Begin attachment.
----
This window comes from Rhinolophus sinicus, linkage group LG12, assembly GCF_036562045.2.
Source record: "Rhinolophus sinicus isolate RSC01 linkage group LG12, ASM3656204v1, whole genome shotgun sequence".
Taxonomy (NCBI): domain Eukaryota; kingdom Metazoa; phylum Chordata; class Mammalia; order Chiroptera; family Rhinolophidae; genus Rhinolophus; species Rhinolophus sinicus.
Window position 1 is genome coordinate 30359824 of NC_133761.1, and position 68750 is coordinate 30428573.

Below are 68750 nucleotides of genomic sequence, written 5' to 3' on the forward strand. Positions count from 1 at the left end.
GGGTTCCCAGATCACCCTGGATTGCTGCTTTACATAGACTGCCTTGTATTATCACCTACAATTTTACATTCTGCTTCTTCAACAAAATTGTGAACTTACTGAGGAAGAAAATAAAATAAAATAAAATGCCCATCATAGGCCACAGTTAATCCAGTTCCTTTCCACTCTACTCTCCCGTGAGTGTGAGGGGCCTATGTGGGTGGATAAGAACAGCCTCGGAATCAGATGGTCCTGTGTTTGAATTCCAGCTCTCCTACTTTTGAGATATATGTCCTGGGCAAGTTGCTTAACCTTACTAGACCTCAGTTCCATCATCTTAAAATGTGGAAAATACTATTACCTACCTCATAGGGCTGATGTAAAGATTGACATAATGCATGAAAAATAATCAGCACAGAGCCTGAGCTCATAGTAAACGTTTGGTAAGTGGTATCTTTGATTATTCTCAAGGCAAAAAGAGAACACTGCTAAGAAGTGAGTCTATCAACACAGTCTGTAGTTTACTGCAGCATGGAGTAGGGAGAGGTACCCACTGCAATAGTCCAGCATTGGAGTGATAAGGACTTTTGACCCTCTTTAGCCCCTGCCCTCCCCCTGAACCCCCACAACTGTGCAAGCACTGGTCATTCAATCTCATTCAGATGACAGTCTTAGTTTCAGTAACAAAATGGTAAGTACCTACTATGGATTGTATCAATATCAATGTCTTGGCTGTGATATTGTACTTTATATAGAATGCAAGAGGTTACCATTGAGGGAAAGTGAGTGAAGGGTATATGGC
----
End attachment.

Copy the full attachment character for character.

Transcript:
This window comes from Rhinolophus sinicus, linkage group LG12, assembly GCF_036562045.2.
Source record: "Rhinolophus sinicus isolate RSC01 linkage group LG12, ASM3656204v1, whole genome shotgun sequence".
Taxonomy (NCBI): domain Eukaryota; kingdom Metazoa; phylum Chordata; class Mammalia; order Chiroptera; family Rhinolophidae; genus Rhinolophus; species Rhinolophus sinicus.
Window position 1 is genome coordinate 30359824 of NC_133761.1, and position 68750 is coordinate 30428573.

Below are 68750 nucleotides of genomic sequence, written 5' to 3' on the forward strand. Positions count from 1 at the left end.
GGGTTCCCAGATCACCCTGGATTGCTGCTTTACATAGACTGCCTTGTATTATCACCTACAATTTTACATTCTGCTTCTTCAACAAAATTGTGAACTTACTGAGGAAGAAAATAAAATAAAATAAAATGCCCATCATAGGCCACAGTTAATCCAGTTCCTTTCCACTCTACTCTCCCGTGAGTGTGAGGGGCCTATGTGGGTGGATAAGAACAGCCTCGGAATCAGATGGTCCTGTGTTTGAATTCCAGCTCTCCTACTTTTGAGATATATGTCCTGGGCAAGTTGCTTAACCTTACTAGACCTCAGTTCCATCATCTTAAAATGTGGAAAATACTATTACCTACCTCATAGGGCTGATGTAAAGATTGACATAATGCATGAAAAATAATCAGCACAGAGCCTGAGCTCATAGTAAACGTTTGGTAAGTGGTATCTTTGATTATTCTCAAGGCAAAAAGAGAACACTGCTAAGAAGTGAGTCTATCAACACAGTCTGTAGTTTACTGCAGCATGGAGTAGGGAGAGGTACCCACTGCAATAGTCCAGCATTGGAGTGATAAGGACTTTTGACCCTCTTTAGCCCCTGCCCTCCCCCTGAACCCCCACAACTGTGCAAGCACTGGTCATTCAATCTCATTCAGATGACAGTCTTAGTTTCAGTAACAAAATGGTAAGTACCTACTATGGATTGTATCAATATCAATGTCTTGGCTGTGATATTGTACTTTATATAGAATGCAAGAGGTTACCATTGAGGGAAAGTGAGTGAAGGGTATATGGC